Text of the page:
For our Review of the year in Scottish writing and all things bookish Ali was once again joined by Booky Vikki herself, Publishing Scotland’s Vikki Reilly, to discuss their favourite books of the year and the state of Scottish writing and publishing. While doing so they try to identify the themes and trends of the last 12 months, look into what’s coming in the new year, forget the names of things (mostly Ali, to be fair), talk music, “Mayhem”, and explain why 2018 belonged to Muriel. It was quite the year and hopefully we go some way to summing it up and rounding it off for you.
The podcast is the perfect companion piece to our earlier post ‘The Good Word: Scots Whay Hae!’s 10 Best Books Of 2018 (+1)…’ (see right), where you’ll be able to link to reviews of many of the books and writers that Vikki and Ali discuss. There’s a lot of love for writers and publishers alike, and although we didn’t manage to cover it all, we hope you’ll find something to pique your interest. Continue reading
The first book of Allan Massie’s I read was his historical novel Augustus (I think in the late ’80s) and it made a deep impression on me. I hadn’t been a huge fan of historical fiction up to that point, preferring the modern and contemporary even then. Written in the form of a memoir by the titular Roman emperor in old age, what was so impressive was how Massie managed to get into the character and make the reader believe that this was his life, at least from his point of view.
It’s a style which served Massie well in 1991’s Tiberius, the second of his “Memoirs of the Emperor” novels, and it is one he similarly applies in The Ragged Lion, his 1994 novel about the life of Walter Scott which has just been republished by Polygon Books. For those who are fans of Scott’s fiction it is essential, but, as with the Roman Trilogy, it is also a great read for those interested in the history of the time as it looks at the people, places, events and attitudes through the prism of arguably the most famous Scottish writer, and, certainly at the time, the most celebrated. Continue reading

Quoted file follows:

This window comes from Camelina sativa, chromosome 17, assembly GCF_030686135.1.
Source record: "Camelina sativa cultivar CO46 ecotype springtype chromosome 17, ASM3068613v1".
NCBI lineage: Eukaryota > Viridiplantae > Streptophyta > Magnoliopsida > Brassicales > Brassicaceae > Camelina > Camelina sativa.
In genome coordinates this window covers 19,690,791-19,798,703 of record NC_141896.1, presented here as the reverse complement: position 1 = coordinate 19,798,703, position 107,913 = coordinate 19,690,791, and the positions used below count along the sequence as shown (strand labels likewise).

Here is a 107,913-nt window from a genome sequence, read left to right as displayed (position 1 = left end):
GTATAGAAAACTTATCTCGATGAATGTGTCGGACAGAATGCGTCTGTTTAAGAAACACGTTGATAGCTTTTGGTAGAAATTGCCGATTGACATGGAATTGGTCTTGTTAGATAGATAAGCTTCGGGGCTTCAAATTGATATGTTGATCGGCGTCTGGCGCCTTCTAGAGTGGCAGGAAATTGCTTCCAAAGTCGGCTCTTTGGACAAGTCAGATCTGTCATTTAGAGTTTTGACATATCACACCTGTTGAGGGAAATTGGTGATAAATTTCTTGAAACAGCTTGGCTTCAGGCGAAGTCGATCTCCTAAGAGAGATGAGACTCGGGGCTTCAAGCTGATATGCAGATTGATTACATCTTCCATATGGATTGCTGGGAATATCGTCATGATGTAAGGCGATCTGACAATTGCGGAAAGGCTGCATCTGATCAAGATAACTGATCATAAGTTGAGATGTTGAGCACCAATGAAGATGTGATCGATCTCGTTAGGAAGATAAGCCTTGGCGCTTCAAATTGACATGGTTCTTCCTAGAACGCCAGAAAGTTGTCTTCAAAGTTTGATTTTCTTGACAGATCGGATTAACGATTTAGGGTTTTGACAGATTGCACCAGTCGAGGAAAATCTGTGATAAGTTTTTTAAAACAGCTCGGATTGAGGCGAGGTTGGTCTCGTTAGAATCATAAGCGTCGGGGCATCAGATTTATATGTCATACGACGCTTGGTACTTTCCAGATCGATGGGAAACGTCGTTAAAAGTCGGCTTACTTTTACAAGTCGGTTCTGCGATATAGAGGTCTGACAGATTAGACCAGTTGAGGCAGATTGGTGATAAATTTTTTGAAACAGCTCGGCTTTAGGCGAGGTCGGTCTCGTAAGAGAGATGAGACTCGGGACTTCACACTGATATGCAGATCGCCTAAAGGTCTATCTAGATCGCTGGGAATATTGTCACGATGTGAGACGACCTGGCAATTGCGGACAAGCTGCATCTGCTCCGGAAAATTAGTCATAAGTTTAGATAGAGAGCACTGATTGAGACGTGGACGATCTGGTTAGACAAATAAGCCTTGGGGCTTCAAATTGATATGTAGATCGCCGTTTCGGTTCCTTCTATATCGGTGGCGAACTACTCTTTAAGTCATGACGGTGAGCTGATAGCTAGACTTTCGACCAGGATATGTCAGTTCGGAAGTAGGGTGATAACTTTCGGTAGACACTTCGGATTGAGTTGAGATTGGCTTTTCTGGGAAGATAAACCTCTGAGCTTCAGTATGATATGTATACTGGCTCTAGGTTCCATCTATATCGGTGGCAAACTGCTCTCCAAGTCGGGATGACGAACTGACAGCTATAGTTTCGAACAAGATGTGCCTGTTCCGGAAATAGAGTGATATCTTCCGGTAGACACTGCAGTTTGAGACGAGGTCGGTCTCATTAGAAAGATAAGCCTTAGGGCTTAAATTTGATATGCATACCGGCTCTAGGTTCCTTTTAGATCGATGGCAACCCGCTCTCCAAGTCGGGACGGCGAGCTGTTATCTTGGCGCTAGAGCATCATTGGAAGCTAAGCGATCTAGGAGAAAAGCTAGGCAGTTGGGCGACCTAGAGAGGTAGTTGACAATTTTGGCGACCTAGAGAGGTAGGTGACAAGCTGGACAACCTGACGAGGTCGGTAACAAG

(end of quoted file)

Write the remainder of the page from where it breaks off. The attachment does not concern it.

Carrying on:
Back in 2011 I wrote a post for the much missed Dear Scotland website on Ron Butlin’s 1987 novel The Sound Of My Voice as part of the monthly Indelible Ink column. In it I made the claim that it was “The Greatest Scottish Novel You’ve (Probably) Never Heard Of”. A new edition is being published by Polygon, and I thought this was the perfect time to revisit it to see if that assertion still stood strong.
I should lay my cards on the table before we start. The Sound Of My Voice is one of those cultural touchstones which have become part of my identity. As with the music of The Blue Nile, the writing of James Kelman, the films of Bill Forsyth, and everything that John Byrne has ever done, it is something I evangelise about, attempting conversions whenever possible. These are important relationships and returning to them after time away brings the possibility of disappointment and disillusion if you find they no longer affect you as they once did. It’s a risky business. Continue reading